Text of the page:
After a couple of off-hours form-filling sessions, Nathan and I were ready to go to the embassy. However, we instead went to US Consulate Services, which is in a different place. Per our facilitator’s instructions, we rode either the number 16 or 18 trolley bus (important distinction between the trolley bus and the regular bus I later learned) out of Independence Square six stops  to the Poltavska stop. You  can’t yell out “ostanok” like you can on the small regular buses to stop. The trolley buses are set up like the Metro – they have defined stops. So six stops later and a half-block walk and we were there. However, so were about 200 other people milling around in front. While Jeanne and I were wondering what to do, a Ukrainian policeman asked us what we needed. Well, we’re here for a 10am appointment concerning adoption. Right this way! No kidding, we were given rock-star treatment as in front of the line. A quick pass through security with a metal detector and a wand, and we’re in. We submit our documents at one window, drop $404 at another window (I didn’t bring any small American bills with me so I cleaned out the change and of course the cashier grumbled), and have a quick review at the first window again, and we’re set. I get a list of things to bring tomorrow including some copies of key documents (which I didn’t get an opportunity to get) and the medical report.

After that, a quick call to the facilitator gets our medical exam moved from Thursday to Wednesday. I’d rather have the tough day today, and it indeed worked out better. So, we meet the orphanage driver at the Vasilkivska Metro stop and drove to the examination place. Lots of movement in and out of cubby offices again, but I was present for the medical exam. Clean bill of health! A few necessary copies and ice cream completed our mandatory Wednesday activities!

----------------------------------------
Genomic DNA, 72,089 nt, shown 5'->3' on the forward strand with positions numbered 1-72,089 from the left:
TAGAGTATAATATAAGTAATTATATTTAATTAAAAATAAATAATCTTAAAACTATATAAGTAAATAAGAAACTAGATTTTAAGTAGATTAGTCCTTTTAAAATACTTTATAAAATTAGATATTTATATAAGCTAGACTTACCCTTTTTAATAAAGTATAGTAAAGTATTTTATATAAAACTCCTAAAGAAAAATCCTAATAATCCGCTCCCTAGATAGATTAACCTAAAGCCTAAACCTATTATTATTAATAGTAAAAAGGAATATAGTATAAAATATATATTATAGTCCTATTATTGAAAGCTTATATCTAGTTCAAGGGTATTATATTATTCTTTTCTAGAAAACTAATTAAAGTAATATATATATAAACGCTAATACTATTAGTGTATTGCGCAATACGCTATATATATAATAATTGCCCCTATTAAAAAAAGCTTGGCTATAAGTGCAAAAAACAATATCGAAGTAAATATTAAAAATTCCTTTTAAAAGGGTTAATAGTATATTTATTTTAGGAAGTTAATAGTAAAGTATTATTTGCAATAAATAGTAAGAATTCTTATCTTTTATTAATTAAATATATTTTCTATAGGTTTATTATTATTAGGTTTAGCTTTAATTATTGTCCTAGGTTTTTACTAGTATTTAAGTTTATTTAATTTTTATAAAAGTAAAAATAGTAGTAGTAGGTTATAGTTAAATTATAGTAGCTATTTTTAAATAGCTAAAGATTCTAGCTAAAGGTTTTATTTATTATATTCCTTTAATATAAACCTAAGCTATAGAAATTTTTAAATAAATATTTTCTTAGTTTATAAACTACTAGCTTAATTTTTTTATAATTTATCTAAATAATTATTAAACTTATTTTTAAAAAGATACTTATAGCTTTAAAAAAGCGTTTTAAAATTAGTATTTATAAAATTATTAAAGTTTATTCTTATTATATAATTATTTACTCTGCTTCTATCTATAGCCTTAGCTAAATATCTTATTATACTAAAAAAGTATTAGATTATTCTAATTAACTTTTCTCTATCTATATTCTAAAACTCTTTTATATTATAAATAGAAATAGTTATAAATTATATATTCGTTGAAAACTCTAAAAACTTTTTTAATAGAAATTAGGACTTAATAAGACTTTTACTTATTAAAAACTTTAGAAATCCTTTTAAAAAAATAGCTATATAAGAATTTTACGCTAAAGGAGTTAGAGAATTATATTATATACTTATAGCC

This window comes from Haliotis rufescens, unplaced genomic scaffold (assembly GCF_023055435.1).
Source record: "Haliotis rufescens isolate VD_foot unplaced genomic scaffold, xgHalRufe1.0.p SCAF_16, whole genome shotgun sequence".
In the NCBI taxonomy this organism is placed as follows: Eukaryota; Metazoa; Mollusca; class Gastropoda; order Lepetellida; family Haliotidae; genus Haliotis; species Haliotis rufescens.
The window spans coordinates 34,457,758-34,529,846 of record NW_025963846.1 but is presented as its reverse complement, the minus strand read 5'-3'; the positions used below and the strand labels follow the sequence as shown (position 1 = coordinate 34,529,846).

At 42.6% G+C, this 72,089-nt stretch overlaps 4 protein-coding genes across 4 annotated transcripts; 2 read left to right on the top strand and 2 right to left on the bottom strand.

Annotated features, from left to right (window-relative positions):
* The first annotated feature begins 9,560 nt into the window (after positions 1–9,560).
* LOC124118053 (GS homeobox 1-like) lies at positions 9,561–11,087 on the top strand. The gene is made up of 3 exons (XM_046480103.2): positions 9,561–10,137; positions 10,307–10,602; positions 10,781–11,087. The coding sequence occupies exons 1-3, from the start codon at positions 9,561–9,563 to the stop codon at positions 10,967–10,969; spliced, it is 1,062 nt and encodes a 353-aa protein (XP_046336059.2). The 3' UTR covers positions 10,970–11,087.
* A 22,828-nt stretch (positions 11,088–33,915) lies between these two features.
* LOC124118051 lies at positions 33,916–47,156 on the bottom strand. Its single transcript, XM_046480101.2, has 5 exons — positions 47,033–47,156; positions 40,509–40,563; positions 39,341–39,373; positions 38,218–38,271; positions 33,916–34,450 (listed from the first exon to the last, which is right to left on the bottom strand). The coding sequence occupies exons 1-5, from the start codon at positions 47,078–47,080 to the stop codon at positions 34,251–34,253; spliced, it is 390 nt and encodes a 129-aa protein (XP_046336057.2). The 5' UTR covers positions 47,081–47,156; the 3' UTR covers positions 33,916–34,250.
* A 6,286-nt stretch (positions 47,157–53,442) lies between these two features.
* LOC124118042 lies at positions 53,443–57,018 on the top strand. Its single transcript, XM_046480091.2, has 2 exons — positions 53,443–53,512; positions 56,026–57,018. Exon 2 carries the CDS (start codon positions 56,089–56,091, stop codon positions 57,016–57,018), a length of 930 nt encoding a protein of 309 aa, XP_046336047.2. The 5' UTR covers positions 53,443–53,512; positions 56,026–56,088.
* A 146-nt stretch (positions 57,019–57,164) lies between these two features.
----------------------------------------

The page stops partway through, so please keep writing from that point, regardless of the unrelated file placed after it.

So, compared with the plan, we’re back on track. We have our final visa interview and appointment tomorrow at 2pm and we get the magic visa sticker in the Ukrainian passport, and we’re done!

Friday is going to be a slow day hopefully. We are planning to head back to the orphanage one last time for the final good-bye. There could be a mini-party depending upon the availability of goodies at Bumi Market, but the social part is what Nathan cares about anyway. I would appreciate your prayers on Friday as well, because there is another issue coming up on Friday that I don’t want to share publicly either, but it is unrelated to orphanage life or leaving it. Just know that your prayers would be appreciated.

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5 Comments (+add yours?)

  1. David S.
    May 18, 2011 @ 19:52:56

    “I hope he’s not disappointed with our Honda Accord.” lol! Love it!

    Reply

    • Bruce in Ukraine
      May 18, 2011 @ 23:33:00

      After I clicked the “publish” button, I had a thought that I had used that line or one like it before on another picture caption. I have discovered within my marriage I reuse a bit of humor material to the point that my beloved does not laugh because it is so worn out. At that point, I respond with, “I suppose I need better writers,” which also doesn’t get the laugh either, by the way…

      Reply

  2. Sue
    May 18, 2011 @ 19:56:24

    Thanks for the update! Praying from Fargo!!

    Reply

  3. Dave
    May 18, 2011 @ 21:12:53

    We’re prayin’ you all in to MSP, baby! …as well as the other issue. See you all Saturday! Can’t wait. PTL!

    Reply

    • Bruce in Ukraine
      May 18, 2011 @ 23:28:42

      Thank you Dave! Jill and I have truly felt the prayer cover from you and all our supporters. We’ve learned that this is not possible without it! I am excited to be able to say now that I am coming home “day after tomorrow!” And, that is truly all the way to MSP baby!

      Reply